Ben Revere in The Ichiro Can Do This Whenever He Wants Memorial Little Fast Guy Derby. Seems like something MLB can do for a few minutes and put it on YouTube, at least.
4. Pitching machines cranked up to ludicrous settings
I would love seeing Aroldis Chapman throwing 103-mph fastballs down the middle for the Derby. The Reds would not. Plus, there's always a chance he accidentally kills someone, which wouldn't fit in with the Derby spirit. However, turn up your speakers and watch this rockin' video:
One of those, but dialed up to 105 mph, pumping fastballs right down the middle. The swings and misses would be great; the extra distance would be even better.
3. Pitchers instead of position players
This is a variation on the No. 5 suggestion, but much better. Giants fans got to see this on Sunday:
Madison Bumgarner has more home runs this year than Joe Mauer, and he's hitting .275/.302/.550 on the season. But Cardinals fans would laugh at the idea that there's a better hitting pitcher than Adam Wainwright. Same with Brewers fans and Yovani Gallardo, or Reds fans with Mike Leake. The only way to sort all this out is to make them hit a bunch of dingers for our amusement.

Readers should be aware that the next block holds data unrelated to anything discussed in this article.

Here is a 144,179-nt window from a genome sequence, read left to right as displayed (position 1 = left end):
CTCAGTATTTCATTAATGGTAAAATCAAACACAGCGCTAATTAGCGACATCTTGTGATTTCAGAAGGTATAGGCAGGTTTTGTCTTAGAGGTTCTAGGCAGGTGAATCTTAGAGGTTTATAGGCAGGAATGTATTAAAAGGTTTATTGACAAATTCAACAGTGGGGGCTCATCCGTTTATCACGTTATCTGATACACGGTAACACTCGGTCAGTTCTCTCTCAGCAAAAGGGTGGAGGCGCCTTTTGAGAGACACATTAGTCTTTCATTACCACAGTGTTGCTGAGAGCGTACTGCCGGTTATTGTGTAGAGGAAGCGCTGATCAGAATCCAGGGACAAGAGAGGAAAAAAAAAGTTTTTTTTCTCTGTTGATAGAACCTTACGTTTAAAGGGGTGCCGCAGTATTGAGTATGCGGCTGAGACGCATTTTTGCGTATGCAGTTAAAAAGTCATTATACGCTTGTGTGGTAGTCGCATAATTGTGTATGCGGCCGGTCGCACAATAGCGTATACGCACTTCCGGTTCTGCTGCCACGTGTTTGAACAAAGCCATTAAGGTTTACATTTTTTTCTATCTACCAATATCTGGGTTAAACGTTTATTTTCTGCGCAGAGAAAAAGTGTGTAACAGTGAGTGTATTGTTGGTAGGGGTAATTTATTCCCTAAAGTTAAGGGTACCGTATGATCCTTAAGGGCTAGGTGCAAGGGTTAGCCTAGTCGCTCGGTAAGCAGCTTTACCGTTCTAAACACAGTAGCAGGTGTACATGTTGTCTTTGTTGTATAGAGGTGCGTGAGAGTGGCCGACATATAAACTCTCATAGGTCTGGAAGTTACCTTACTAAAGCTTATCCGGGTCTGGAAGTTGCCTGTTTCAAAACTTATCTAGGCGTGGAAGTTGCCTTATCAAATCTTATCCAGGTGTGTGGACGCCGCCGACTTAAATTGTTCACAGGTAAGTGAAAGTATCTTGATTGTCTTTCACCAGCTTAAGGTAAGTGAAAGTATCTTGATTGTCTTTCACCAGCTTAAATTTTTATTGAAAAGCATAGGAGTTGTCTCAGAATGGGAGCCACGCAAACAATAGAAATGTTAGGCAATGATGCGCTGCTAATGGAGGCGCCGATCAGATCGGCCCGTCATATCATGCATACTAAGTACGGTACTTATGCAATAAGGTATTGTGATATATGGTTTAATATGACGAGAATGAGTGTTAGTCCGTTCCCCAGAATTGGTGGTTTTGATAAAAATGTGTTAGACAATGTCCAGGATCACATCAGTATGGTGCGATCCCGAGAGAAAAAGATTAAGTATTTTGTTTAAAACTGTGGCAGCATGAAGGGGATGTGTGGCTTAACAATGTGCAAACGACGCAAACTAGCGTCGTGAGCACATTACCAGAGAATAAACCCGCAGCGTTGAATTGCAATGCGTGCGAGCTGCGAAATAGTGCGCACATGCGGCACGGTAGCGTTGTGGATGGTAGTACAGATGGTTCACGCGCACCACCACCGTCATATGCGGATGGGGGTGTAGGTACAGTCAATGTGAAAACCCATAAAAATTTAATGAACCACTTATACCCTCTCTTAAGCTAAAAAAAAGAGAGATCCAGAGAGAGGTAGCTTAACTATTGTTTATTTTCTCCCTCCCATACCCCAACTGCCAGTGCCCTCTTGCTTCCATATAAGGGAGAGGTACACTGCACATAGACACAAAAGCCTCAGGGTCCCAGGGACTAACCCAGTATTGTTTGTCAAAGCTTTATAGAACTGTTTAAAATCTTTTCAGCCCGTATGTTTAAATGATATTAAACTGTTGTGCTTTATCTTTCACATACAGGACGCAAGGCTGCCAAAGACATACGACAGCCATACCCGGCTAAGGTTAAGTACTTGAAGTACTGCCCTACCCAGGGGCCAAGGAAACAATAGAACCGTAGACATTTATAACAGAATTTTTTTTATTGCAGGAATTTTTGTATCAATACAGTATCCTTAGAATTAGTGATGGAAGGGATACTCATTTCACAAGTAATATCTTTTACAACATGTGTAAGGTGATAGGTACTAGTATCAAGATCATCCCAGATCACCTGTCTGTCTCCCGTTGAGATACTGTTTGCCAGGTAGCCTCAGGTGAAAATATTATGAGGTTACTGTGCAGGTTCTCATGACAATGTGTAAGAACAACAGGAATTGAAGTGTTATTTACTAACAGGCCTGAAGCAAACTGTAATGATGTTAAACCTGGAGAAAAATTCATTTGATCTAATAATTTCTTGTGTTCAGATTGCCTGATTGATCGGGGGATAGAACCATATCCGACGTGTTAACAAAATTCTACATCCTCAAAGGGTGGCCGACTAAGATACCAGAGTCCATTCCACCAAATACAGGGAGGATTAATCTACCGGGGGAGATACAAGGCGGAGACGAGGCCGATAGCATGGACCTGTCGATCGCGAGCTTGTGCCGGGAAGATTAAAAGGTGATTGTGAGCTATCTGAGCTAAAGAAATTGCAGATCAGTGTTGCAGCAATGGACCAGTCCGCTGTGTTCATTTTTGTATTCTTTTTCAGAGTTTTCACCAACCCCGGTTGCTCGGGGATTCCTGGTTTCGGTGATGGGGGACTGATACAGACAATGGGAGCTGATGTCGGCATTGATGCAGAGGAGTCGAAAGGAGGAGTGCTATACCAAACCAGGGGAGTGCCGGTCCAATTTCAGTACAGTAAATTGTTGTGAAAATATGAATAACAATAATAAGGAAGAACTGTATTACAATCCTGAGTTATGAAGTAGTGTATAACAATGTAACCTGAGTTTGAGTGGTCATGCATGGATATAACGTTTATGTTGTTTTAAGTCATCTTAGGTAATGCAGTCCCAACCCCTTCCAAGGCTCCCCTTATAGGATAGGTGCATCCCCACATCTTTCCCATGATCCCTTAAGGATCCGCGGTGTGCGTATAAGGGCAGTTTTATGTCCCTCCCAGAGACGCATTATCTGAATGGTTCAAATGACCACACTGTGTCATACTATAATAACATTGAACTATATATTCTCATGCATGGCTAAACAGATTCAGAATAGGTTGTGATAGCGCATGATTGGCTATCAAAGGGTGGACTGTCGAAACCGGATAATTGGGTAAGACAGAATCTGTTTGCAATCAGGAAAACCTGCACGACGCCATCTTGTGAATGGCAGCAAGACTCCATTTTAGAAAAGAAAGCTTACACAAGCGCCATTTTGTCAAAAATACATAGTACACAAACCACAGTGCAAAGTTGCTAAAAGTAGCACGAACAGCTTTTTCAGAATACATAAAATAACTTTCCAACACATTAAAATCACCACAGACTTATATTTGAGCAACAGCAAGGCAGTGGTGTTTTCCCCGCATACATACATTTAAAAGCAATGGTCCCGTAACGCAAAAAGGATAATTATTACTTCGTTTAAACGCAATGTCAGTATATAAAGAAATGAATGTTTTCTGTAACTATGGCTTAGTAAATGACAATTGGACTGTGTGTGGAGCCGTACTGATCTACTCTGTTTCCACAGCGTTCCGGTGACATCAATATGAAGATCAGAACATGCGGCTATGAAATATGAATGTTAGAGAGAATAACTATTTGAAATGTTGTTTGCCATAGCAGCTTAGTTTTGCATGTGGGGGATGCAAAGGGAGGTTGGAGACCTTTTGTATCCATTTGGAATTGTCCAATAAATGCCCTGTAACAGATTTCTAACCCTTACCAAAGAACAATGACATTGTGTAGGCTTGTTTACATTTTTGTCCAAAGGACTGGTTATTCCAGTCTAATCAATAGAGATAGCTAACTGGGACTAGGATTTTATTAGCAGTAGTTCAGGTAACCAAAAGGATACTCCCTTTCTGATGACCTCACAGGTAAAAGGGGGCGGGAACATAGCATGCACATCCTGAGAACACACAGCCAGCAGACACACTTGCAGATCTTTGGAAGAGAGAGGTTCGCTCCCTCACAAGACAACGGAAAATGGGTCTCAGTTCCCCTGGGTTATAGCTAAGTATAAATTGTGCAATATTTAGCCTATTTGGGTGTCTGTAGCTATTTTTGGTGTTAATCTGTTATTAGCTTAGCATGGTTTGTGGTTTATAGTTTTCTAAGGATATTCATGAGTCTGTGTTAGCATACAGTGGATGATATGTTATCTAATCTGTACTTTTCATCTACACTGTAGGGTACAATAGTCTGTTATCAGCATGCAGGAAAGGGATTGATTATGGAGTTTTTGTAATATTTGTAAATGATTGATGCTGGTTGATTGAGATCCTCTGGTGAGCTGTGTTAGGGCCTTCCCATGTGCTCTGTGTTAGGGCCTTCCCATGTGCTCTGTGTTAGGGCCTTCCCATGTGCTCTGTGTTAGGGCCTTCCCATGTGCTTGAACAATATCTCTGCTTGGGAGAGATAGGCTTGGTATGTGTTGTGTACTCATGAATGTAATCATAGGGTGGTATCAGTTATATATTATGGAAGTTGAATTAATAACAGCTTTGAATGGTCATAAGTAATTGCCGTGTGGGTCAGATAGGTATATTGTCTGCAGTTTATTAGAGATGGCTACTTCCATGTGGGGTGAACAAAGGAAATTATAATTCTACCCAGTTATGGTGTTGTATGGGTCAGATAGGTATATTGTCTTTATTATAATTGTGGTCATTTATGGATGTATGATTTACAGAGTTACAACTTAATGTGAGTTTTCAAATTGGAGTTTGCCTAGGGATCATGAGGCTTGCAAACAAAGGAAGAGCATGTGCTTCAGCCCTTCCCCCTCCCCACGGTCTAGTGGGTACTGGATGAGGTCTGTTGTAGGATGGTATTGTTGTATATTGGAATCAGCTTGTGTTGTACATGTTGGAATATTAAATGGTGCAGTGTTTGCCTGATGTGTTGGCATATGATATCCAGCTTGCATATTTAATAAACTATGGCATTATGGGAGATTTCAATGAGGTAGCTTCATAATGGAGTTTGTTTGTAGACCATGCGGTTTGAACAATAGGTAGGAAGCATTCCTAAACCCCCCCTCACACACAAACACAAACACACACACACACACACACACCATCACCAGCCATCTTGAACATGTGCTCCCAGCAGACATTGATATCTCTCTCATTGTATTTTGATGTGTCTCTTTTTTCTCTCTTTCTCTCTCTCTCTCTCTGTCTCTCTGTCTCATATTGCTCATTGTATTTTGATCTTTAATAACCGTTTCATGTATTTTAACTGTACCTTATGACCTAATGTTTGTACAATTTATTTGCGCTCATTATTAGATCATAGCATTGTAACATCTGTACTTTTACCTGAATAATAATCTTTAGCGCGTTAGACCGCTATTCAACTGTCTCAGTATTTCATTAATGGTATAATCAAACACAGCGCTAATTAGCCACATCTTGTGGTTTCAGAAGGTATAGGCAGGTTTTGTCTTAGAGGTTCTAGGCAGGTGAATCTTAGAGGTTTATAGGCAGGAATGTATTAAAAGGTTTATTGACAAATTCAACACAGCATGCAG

2. Quality, not quantity
Instead of tallying up the batting-practice dingers, the award should go to the longest dinger. I don't care how many fence-scrapers Brian Dozier hits on Monday, but I care deeply for how many 500-foot homers Giancarlo Stanton hits. I would also like to see Dozier swing as hard as he thinks he has to if he wants to match Stanton.
The best part about this suggestion, other than the long dingers, is that it adds extra drama to the dingers in-flight. Once you know a ball is gone, it ceases being interesting. If you have to wait and see if it's the longest homer of the night, though ...
Eddie Gamboa is doing well this year. Tim Wakefield is doing nothing. Invite one or both to toss nothing but knucklers as close to the middle of the plate as possible. Some of the knucklers would dance; some of them would get hit 500 feet. The entertainment value is in the swinging and missing, really. We get to watch batting practice a lot. We don't get to watch hitters swinging as hard as they possibly can against knuckleballs nearly often enough.
There isn't even a hint of satire in this last suggestion. "The Giancarlo Stanton Home Run Derby Featuring Giancarlo Stanton, Now With Knuckleballs" is something I would watch on pay-per-view.
If you can't decide, you can vote for small, old pitchers trying to hit 105-mph knuckleballs with their opposite hand, hoping to reach a dunk tank 500 feet away so they don't lose an eyebrow. That would make for good television. As is, we're stuck with the regular ol' Home Run Derby. It's fun, it's dumb and it's not going to change. A new commissioner is coming soon, though. We'll always have the dream.
Also, the dunk tank could be filled with millipedes instead of water.